Obituary

  • Upload
    vanbao

  • View
    215

  • Download
    0

Embed Size (px)

Citation preview

Page 1: Obituary

697

months’ ban on prescribing with the clear object of closing down hersurgery for addicts? It is worth noting that Dr Dally did tell Mr A toconsult his GP and that he did in fact do so; Dr Dally’s fault was infailing to follow up this advice with a letter, but nothing turned on it.The GP referred Mr A to a drug dependency unit, but he refused togo. Instead he went immediately to deal in the black market,whereupon he was arrested and put in prison. The patient at thecentre of the 1983 inquiry subsequently died from a drug overdoseafter his release from prison.There is no easy solution achieved by banning the like of Dr Dally

and driving long-term addicts into the hands of black marketeersbecause they cannot or will not cope with ending their addiction.Obviously, it is undesirable for addicts to have to consult privatedoctors in this area, but the willingness to pay shows that there is anunfulfilled need for a more satisfactory and demand-orientatedservice under the NHS.3

DIANA BRAHAMS,Barrister-at-law

GMC v Dally: Privy Council Appeal. Lords Keith, Mackay, and Goff. Sept14,1987.

3 See: Editorial. Management of drug addicts. hostility, humanity, and pragmatism.Lancet 1987; i: 1068-69.

International Diary1987

17th annual meeting of the Society for Neuroscience: New Orleans,Louisiana, Nov 16-21 (Society for Neuroscience, 11 Dupont Circle NW,Suite 500, Wahington, DC. 20036, USA).

1988

International workshop on Evaluating Medical Practice-the Case ofHysterectomy: Copenhagen, Denmark, Jan 13-15 (Myra Lewinter, Instituteof Social Medicine, University of Copenhagen, Panum Institute,Blegdamsvej 3, 2200 Copenhagen N).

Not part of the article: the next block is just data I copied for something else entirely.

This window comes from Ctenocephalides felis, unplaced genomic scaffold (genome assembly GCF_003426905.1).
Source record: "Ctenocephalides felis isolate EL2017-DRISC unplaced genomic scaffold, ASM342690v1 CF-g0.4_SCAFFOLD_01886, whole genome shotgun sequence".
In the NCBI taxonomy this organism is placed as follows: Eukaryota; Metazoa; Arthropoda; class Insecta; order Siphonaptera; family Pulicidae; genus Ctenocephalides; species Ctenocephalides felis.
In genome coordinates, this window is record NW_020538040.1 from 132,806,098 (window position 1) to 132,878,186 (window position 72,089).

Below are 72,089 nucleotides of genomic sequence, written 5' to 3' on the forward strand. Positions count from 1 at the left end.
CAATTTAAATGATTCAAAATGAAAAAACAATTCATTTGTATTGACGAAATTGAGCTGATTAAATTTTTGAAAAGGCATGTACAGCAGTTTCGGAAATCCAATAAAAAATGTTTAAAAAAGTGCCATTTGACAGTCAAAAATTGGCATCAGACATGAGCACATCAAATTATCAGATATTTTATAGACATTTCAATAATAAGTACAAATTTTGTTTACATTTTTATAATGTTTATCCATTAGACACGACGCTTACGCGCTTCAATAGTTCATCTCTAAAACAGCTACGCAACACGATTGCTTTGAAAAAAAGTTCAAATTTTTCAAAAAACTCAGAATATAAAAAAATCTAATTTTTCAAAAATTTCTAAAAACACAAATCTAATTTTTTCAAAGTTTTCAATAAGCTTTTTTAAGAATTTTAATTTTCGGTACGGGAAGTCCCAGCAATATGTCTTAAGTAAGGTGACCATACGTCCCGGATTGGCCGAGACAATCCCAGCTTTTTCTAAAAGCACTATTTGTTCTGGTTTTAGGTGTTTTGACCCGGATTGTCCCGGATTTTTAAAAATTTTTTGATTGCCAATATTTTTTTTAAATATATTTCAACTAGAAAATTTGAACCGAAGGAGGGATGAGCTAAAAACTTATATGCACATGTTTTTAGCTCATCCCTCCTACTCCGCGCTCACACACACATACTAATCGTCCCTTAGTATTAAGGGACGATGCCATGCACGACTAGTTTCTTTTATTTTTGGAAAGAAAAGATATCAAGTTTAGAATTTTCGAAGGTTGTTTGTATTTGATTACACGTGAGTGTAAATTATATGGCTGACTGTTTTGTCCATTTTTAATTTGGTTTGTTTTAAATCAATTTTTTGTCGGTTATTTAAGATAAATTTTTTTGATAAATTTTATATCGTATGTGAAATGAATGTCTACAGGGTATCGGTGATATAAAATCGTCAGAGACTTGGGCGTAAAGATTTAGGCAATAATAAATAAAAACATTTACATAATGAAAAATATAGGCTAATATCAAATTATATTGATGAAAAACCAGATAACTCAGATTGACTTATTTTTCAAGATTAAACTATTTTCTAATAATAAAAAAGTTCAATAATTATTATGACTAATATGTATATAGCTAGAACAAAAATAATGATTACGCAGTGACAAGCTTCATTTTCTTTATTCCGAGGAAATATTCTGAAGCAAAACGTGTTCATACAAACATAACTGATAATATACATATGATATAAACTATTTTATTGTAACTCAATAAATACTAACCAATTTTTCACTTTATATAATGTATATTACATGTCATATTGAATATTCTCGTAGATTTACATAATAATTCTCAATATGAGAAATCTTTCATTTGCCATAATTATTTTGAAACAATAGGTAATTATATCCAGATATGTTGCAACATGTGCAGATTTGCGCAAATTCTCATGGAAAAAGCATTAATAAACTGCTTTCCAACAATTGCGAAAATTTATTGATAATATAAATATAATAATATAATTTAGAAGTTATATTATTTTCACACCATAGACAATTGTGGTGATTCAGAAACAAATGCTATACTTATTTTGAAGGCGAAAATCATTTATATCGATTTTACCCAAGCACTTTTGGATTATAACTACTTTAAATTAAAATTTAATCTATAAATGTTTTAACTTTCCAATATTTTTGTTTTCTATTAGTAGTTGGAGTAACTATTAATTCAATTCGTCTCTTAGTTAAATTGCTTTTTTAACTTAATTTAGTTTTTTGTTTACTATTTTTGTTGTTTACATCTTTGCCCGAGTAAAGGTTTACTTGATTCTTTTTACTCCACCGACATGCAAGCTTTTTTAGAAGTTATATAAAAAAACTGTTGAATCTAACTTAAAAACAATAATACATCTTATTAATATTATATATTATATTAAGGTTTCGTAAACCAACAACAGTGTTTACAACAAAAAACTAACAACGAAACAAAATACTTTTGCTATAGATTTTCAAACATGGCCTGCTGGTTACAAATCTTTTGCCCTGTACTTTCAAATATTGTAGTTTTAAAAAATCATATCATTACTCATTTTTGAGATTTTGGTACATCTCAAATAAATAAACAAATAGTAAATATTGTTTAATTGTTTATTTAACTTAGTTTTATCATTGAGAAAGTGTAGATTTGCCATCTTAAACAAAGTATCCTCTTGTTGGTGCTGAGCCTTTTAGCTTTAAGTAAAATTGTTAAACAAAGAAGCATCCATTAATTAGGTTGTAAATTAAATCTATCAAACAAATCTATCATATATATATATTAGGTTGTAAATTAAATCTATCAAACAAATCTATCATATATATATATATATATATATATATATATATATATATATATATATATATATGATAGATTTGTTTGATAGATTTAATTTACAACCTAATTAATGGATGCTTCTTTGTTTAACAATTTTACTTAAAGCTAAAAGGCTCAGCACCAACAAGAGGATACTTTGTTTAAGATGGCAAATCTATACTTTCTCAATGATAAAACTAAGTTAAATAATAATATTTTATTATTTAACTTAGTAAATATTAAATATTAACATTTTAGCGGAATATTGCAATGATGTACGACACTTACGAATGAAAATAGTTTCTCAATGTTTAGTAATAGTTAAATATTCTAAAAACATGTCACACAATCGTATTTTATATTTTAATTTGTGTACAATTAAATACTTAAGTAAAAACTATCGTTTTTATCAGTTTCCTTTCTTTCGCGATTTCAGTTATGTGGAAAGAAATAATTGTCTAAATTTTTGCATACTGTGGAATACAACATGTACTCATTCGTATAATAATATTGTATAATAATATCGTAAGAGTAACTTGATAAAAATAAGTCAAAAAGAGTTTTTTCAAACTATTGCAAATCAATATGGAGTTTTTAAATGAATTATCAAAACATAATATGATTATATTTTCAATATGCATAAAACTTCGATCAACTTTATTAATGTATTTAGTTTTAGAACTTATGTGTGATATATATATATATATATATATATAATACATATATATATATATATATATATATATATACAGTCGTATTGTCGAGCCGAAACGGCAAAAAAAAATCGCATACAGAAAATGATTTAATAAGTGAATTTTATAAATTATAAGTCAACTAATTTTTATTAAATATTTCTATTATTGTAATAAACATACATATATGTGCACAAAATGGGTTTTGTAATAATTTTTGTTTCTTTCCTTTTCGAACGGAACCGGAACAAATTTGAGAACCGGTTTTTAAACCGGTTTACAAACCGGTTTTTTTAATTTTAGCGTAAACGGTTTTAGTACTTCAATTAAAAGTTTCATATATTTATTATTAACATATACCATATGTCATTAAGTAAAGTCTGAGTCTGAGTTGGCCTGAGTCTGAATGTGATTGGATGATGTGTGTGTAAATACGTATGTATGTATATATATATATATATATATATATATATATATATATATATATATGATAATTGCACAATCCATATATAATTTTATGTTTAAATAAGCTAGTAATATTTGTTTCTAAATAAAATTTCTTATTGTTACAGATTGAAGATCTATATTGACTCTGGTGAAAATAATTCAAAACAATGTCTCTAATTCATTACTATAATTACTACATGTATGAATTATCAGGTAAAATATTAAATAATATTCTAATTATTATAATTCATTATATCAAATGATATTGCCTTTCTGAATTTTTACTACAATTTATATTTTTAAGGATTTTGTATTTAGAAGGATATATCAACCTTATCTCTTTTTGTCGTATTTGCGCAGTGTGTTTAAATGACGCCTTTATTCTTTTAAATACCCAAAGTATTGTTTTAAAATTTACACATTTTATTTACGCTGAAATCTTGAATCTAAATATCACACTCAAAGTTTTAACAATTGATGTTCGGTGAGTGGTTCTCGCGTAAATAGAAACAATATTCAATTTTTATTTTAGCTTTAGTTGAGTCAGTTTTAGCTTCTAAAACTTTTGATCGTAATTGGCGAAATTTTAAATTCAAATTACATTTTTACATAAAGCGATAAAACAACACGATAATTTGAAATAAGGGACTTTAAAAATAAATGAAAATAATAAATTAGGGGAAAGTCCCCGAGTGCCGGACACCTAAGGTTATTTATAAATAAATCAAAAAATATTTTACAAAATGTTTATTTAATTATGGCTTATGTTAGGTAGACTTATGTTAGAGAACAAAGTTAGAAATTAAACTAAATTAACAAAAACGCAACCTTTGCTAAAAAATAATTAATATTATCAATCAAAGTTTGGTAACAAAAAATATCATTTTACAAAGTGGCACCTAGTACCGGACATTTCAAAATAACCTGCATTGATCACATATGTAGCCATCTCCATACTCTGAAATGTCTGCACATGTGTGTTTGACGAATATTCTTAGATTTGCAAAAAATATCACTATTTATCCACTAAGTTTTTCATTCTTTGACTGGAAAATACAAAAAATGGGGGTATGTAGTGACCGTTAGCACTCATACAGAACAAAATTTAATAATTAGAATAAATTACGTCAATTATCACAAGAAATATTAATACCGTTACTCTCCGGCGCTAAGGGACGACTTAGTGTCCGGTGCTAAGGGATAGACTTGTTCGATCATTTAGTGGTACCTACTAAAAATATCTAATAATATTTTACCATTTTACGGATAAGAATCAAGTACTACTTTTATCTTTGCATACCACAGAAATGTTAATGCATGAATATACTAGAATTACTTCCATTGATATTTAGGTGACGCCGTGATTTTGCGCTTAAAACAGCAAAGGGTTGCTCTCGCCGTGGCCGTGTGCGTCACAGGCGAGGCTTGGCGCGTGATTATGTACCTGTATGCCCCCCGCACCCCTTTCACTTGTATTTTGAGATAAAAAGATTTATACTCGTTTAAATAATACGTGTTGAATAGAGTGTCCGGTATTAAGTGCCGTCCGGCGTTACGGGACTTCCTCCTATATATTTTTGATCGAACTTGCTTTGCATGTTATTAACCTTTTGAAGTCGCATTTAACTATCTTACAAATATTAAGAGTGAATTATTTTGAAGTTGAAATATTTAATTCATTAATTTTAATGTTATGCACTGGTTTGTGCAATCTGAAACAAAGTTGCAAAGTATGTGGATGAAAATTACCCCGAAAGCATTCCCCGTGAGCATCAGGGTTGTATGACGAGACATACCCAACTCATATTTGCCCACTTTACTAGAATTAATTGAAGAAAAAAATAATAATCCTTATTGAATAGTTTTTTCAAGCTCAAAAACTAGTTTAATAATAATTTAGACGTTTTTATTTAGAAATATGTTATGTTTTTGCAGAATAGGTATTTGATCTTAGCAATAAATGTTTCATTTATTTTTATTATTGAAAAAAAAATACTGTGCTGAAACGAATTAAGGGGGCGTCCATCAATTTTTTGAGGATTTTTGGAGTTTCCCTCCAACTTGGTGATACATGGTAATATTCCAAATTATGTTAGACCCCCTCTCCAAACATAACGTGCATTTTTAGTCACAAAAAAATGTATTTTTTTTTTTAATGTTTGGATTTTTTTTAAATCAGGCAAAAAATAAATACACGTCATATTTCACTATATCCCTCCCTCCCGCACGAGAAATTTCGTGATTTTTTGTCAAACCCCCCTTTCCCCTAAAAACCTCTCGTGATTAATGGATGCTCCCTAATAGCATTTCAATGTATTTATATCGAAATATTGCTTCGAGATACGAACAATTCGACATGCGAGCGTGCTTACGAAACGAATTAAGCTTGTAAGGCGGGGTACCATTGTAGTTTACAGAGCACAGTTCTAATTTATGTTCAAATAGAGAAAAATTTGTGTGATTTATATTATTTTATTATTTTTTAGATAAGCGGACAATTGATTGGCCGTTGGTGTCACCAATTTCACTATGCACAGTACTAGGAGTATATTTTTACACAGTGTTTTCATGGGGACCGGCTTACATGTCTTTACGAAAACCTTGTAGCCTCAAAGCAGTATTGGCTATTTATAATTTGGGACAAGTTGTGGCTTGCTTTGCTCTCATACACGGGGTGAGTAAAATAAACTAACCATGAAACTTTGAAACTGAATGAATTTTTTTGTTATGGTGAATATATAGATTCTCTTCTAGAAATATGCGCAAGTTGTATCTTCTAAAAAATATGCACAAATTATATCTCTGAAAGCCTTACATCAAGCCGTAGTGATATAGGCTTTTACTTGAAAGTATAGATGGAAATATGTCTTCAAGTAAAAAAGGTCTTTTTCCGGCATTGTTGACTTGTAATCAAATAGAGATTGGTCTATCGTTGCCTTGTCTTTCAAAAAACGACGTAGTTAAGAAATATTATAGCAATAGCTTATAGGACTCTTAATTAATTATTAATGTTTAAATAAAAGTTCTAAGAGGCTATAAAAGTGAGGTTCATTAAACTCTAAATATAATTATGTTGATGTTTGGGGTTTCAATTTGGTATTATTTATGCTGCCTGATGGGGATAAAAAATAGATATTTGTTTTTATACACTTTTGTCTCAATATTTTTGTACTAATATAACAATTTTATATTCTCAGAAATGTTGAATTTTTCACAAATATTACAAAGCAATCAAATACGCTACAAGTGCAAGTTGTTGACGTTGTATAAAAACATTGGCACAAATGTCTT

The southern Californian course on Gastrointestinal Endoscopy 1988:Los Angeles, California, March 4-5 (David S. Cantor, 50 Alessandro 410,Pasadena, California 91105, USA).

23rd congress of the European Society for Surgical Research:Bologna, Italy, May 2-5 (Dr Giovanni Ussia, Istituto di ChirurgiaSperimentale Universita di Bologna, Pol S. Orsola, Via Massarenti 9, 40138Bologna).

2nd biennial congress on Advances in Coloproctology: Geneva,Switzerland, May 5-7 (General Secretary of the European Council ofColoproctology, Policlinique de Chirurgie, 1’Hopital Cantonal Universitairede Geneve, 1211 Geneve 4).

10th annual conference on Wound Management Workshop: SanDiego, USA, May 11-15 (Edith S. Bookstem, Conference Coordinator,WMW, PO Box 3586, La Jolla, California 92038, USA).

2nd international Sorrento me.eting on Current Therapy in

Nephrology: Sorrento, Italy, May 22-25 (Prof Antonio Dal Canton,Department of Nephrology, 2nd Faculty of Medicine, Via S. Pansini 5, 80131Napoli, Italy).